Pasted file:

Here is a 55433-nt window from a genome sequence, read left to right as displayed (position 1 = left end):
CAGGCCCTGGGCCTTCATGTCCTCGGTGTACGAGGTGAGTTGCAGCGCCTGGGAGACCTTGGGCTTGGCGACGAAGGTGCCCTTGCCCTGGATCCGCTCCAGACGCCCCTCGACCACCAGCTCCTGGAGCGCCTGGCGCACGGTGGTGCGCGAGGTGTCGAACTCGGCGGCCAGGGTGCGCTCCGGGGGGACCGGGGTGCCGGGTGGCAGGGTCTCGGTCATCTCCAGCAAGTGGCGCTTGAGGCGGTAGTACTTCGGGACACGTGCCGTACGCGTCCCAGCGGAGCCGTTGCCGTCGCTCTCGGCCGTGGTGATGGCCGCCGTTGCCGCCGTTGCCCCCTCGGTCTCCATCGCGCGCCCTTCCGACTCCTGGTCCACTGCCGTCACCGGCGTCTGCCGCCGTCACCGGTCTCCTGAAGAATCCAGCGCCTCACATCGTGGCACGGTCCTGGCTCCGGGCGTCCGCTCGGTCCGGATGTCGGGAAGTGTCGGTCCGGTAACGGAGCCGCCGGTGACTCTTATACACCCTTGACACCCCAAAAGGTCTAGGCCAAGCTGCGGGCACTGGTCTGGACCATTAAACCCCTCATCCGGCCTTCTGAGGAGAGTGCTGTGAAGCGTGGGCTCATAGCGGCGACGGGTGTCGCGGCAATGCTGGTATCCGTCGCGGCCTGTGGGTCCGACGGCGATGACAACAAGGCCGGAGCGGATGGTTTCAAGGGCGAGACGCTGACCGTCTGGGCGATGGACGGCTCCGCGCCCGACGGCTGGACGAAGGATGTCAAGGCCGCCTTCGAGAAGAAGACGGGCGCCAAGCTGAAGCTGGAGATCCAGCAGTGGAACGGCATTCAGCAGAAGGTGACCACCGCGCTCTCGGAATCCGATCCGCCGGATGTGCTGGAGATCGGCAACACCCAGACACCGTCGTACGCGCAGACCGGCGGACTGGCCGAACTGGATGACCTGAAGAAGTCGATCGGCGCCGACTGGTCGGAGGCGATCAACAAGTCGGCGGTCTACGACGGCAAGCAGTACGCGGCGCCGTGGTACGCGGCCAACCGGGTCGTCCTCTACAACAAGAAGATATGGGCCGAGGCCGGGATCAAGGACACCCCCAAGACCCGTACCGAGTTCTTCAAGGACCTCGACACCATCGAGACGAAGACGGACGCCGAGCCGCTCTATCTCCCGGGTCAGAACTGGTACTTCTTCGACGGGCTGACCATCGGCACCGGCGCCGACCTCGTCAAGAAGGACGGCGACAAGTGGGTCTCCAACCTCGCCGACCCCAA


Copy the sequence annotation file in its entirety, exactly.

Here is a 55433-nt window from a genome sequence, read left to right as displayed (position 1 = left end):
CAGGCCCTGGGCCTTCATGTCCTCGGTGTACGAGGTGAGTTGCAGCGCCTGGGAGACCTTGGGCTTGGCGACGAAGGTGCCCTTGCCCTGGATCCGCTCCAGACGCCCCTCGACCACCAGCTCCTGGAGCGCCTGGCGCACGGTGGTGCGCGAGGTGTCGAACTCGGCGGCCAGGGTGCGCTCCGGGGGGACCGGGGTGCCGGGTGGCAGGGTCTCGGTCATCTCCAGCAAGTGGCGCTTGAGGCGGTAGTACTTCGGGACACGTGCCGTACGCGTCCCAGCGGAGCCGTTGCCGTCGCTCTCGGCCGTGGTGATGGCCGCCGTTGCCGCCGTTGCCCCCTCGGTCTCCATCGCGCGCCCTTCCGACTCCTGGTCCACTGCCGTCACCGGCGTCTGCCGCCGTCACCGGTCTCCTGAAGAATCCAGCGCCTCACATCGTGGCACGGTCCTGGCTCCGGGCGTCCGCTCGGTCCGGATGTCGGGAAGTGTCGGTCCGGTAACGGAGCCGCCGGTGACTCTTATACACCCTTGACACCCCAAAAGGTCTAGGCCAAGCTGCGGGCACTGGTCTGGACCATTAAACCCCTCATCCGGCCTTCTGAGGAGAGTGCTGTGAAGCGTGGGCTCATAGCGGCGACGGGTGTCGCGGCAATGCTGGTATCCGTCGCGGCCTGTGGGTCCGACGGCGATGACAACAAGGCCGGAGCGGATGGTTTCAAGGGCGAGACGCTGACCGTCTGGGCGATGGACGGCTCCGCGCCCGACGGCTGGACGAAGGATGTCAAGGCCGCCTTCGAGAAGAAGACGGGCGCCAAGCTGAAGCTGGAGATCCAGCAGTGGAACGGCATTCAGCAGAAGGTGACCACCGCGCTCTCGGAATCCGATCCGCCGGATGTGCTGGAGATCGGCAACACCCAGACACCGTCGTACGCGCAGACCGGCGGACTGGCCGAACTGGATGACCTGAAGAAGTCGATCGGCGCCGACTGGTCGGAGGCGATCAACAAGTCGGCGGTCTACGACGGCAAGCAGTACGCGGCGCCGTGGTACGCGGCCAACCGGGTCGTCCTCTACAACAAGAAGATATGGGCCGAGGCCGGGATCAAGGACACCCCCAAGACCCGTACCGAGTTCTTCAAGGACCTCGACACCATCGAGACGAAGACGGACGCCGAGCCGCTCTATCTCCCGGGTCAGAACTGGTACTTCTTCGACGGGCTGACCATCGGCACCGGCGCCGACCTCGTCAAGAAGGACGGCGACAAGTGGGTCTCCAACCTCGCCGACCCCAA